General

Mondaq may alter or amend these Terms by amending them on the Website. By continuing to Use the Services and/or the Website after such amendment, you will be deemed to have accepted any amendment to these Terms.

These Terms shall be governed by and construed in accordance with the laws of England and Wales and you irrevocably submit to the exclusive jurisdiction of the courts of England and Wales to settle any dispute which may arise out of or in connection with these Terms. If you live outside the United Kingdom, English law shall apply only to the extent that English law shall not deprive you of any legal protection accorded in accordance with the law of the place where you are habitually resident ("Local Law"). In the event English law deprives you of any legal protection which is accorded to you under Local Law, then these terms shall be governed by Local Law and any dispute or claim arising out of or in connection with these Terms shall be subject to the non-exclusive jurisdiction of the courts where you are habitually resident.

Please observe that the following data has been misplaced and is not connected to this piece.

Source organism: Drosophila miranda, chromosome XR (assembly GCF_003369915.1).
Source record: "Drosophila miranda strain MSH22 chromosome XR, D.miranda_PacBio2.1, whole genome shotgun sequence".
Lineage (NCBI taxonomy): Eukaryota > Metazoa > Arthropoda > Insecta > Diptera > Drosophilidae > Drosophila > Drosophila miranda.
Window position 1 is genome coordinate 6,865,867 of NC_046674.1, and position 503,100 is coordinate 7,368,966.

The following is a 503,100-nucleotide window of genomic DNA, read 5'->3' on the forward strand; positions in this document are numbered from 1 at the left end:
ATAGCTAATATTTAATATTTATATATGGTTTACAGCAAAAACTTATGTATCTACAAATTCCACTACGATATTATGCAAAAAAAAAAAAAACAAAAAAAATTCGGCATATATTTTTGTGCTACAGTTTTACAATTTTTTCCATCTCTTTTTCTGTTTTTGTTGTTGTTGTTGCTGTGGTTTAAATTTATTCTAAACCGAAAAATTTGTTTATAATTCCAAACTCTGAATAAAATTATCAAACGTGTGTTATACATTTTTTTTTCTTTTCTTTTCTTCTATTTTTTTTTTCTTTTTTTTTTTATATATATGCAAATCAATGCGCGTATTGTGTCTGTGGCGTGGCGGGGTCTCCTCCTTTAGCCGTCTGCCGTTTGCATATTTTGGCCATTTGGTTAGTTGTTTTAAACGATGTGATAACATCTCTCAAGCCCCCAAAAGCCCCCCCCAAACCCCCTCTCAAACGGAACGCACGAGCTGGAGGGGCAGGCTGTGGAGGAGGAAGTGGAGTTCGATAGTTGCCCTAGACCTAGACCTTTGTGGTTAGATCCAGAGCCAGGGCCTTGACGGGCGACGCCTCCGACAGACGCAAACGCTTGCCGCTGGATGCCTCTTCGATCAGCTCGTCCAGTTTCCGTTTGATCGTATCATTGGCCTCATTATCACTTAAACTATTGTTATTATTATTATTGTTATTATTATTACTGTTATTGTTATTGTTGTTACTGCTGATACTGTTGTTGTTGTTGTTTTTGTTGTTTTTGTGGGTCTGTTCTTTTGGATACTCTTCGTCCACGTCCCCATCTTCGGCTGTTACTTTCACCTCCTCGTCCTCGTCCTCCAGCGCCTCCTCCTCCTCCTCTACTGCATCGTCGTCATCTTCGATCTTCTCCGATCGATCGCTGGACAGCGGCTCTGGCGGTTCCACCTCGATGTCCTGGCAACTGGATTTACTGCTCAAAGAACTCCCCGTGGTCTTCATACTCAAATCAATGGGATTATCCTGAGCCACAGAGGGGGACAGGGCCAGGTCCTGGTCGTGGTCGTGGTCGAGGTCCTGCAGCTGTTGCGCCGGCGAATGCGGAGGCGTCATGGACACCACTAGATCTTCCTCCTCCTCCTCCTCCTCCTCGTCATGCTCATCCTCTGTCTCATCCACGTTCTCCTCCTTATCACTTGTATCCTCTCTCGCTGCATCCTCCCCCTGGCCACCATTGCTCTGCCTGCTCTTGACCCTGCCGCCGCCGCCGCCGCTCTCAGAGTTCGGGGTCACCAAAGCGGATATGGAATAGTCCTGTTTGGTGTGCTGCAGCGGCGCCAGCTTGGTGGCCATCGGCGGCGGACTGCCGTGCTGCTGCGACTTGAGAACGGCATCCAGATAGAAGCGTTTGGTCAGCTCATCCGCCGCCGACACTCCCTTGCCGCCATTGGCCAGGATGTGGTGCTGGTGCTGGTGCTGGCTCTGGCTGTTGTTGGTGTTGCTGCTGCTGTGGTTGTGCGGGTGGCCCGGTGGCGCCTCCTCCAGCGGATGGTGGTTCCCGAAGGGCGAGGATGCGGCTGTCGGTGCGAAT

You may print and keep a copy of these Terms, which form the entire agreement between you and Mondaq and supersede any other communications or advertising in respect of the Service and/or the Website.

No delay in exercising or non-exercise by you and/or Mondaq of any of its rights under or in connection with these Terms shall operate as a waiver or release of each of your or Mondaq’s right. Rather, any such waiver or release must be specifically granted in writing signed by the party granting it.

If any part of these Terms is held unenforceable, that part shall be enforced to the maximum extent permissible so as to give effect to the intent of the parties, and the Terms shall continue in full force and effect.

Mondaq shall not incur any liability to you on account of any loss or damage resulting from any delay or failure to perform all or any part of these Terms if such delay or failure is caused, in whole or in part, by events, occurrences, or causes beyond the control of Mondaq. Such events, occurrences or causes will include, without limitation, acts of God, strikes, lockouts, server and network failure, riots, acts of war, earthquakes, fire and explosions.

By clicking Register you state you have read and agree to our Terms and Conditions